Federal agents raid doctor's office and suspected 'pill mill'

Federal agents raid doctor's office and suspected 'pill mill'
Posted at 2:04 PM, Feb 27, 2018
and last updated 2018-02-27 10:01:32-05

(RNN) - The sleepy town of Lewisburg, TN, awoke this morning to federal agents raiding a doctor’s office that officials suspect is operating as an opioid pill mill.

The raid comes on the heels of a Raycom Media national investigation that identified Dr. Mark A. Murphy as a top prescriber of opioids.

The investigation found that doctors, nurse practitioners and physician assistants who flooded the country with opioids through the Medicare Part D program, a drug benefit for the elderly and disabled, have faced little scrutiny.

Agents from the Drug Enforcement Agency, the Federal Bureau of Investigations and the Internal Revenue Service arrived at the office, which is only open Monday through Wednesday, at 9 a.m.

They are being tight lipped about their activities.

“There’s really nothing that I can say,” said Peggy Sanford, spokeswoman for the U.S. Attorney’s Office in the Northern District of Alabama. She confirmed that a search warrant is being executed in Lewisburg.

Murphy could not be reached for comment.

A rented box truck was parked next to the front door of the clinic and agents were seen carting boxes from the office. At least a dozen law enforcement officers stood watch in the parking lot.

Murphy has been on the radar of law enforcement since he started practicing in Lewisburg three days a week last year.

Lewisburg Police Chief David Henley told Raycom Media that he noticed cars in the clinic’s parking lot from across the southeastern U.S. including as far away as Georgia and Florida.

Murphy was the highest prescriber of opioids in the Medicare Part D program between 2013 and 2015, according to Raycom Media’s analysis of the most recent data available.

In a 3-year span, Murphy wrote more than 70,000 opioid prescriptions to just 3,200 Medicare patients.

In 2015 alone, he gave those elderly and disabled patients enough opioids that, if taken as prescribed, would have lasted each of them 497 days.

Raycom Media did a deep dive into the backgrounds of Medicare’s top 1,000 opioid prescribers and found that few have faced discipline for prescribing drugs that the Centers for Disease Control and Prevention says should be restricted to cancer patients, those who had surgery or were involved in a serious accident and some with chronic pain.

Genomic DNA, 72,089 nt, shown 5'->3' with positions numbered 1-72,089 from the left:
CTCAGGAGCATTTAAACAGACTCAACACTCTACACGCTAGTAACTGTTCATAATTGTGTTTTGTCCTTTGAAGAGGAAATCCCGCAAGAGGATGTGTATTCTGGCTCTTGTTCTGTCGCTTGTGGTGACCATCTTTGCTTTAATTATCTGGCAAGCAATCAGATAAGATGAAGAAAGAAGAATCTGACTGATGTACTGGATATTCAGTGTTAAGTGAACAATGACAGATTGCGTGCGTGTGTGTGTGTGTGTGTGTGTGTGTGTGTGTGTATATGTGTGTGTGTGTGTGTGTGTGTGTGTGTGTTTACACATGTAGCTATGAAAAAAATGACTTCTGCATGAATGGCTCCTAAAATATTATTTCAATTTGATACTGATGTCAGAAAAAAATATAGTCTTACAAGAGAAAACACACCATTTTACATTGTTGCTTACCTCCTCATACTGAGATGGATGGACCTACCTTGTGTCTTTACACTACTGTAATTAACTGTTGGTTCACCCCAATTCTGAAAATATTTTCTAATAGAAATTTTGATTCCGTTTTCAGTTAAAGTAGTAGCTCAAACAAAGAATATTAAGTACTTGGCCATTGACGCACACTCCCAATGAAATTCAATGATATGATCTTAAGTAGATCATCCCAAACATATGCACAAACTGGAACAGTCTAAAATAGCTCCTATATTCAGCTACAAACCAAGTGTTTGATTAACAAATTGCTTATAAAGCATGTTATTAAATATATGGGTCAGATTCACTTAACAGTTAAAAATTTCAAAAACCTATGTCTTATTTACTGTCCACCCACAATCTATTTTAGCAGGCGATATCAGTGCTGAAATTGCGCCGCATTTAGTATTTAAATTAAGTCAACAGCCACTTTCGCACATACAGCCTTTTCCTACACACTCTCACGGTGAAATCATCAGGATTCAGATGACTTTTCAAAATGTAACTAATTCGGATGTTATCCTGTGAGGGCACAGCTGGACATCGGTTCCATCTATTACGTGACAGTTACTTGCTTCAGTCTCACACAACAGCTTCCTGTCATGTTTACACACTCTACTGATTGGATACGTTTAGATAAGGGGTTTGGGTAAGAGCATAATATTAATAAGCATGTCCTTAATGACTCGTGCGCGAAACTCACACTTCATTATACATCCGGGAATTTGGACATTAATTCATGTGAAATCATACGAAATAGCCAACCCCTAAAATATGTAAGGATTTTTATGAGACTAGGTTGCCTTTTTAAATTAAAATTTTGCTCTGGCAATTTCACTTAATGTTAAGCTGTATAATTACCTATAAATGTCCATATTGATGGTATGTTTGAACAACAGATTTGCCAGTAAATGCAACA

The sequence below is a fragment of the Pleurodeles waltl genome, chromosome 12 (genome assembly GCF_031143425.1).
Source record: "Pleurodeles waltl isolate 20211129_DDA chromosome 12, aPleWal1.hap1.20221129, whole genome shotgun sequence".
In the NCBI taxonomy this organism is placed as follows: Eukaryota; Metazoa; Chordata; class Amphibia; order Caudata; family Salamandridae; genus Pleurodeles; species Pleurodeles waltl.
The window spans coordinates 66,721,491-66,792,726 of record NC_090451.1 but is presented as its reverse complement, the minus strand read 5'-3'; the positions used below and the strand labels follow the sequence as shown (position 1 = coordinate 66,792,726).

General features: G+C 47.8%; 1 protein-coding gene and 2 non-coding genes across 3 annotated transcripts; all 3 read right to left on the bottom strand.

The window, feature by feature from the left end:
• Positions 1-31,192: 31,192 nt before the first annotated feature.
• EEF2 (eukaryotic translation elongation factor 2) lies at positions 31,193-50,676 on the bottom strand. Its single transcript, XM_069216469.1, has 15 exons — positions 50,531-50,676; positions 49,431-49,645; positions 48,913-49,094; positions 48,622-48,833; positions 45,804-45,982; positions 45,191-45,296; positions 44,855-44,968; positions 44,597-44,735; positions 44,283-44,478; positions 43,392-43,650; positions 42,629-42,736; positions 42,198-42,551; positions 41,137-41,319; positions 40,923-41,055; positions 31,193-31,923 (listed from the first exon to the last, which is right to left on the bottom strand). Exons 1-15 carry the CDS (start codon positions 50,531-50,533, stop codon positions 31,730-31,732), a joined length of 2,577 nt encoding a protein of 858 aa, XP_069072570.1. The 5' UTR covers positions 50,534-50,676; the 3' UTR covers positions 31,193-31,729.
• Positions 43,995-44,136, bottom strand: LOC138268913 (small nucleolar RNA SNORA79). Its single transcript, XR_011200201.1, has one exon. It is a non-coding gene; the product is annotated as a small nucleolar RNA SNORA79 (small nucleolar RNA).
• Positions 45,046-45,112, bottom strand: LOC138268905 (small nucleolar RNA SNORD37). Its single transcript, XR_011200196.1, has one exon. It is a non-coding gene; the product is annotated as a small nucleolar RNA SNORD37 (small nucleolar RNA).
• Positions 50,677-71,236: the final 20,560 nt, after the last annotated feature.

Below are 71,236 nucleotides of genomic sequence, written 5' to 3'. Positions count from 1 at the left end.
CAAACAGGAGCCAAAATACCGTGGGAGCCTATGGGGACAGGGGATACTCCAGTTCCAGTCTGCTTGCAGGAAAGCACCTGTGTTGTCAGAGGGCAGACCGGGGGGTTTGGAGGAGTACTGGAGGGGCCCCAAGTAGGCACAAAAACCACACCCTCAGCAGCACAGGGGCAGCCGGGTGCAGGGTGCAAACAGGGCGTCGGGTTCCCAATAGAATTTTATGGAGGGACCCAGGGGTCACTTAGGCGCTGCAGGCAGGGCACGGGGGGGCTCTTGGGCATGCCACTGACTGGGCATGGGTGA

In the past two decades, 98 prescribers have been sanctioned for inappropriately prescribing medicine; 22 are facing criminal charges or have been convicted.

But 49 of the prescribers with checkered pasts - including Murphy - have licenses that allow them to practice as of Feb. 14.

Murphy lists his specialties as anesthesiology and pain management.

In 1998, he received a medical license in Alabama and ran two clinics in the northern part of the state until the medical board began investigating his prescribing habits.

In 2016, the Alabama Board of Medical Examiners levied an eight-count complaint against Murphy for, among other things, endangering patients and prescribing not for legitimate medical purposes.

The 33-page complaint detailed Murphy’s questionable care of 15 patients. One was a 58-year-old man who overdosed on a dangerous combination of opioids and other drugs prescribed by Murphy. Several other patients said they received opioids even though they had documented substance abuse issues. In some cases, Murphy increased the doses.

The committee that investigated Murphy had “grave concerns” about him and recommended that the board revoke his medical license.

But that didn’t happen.

Instead, the board allowed his license to practice in Alabama expire at the end of 2016 and dismissed the case two months later. That left Murphy’s reputation unscathed by formal disciplinary actions, and free to practice medicine in his home state of Tennessee.

Copyright 2018 Raycom News Network. All rights reserved.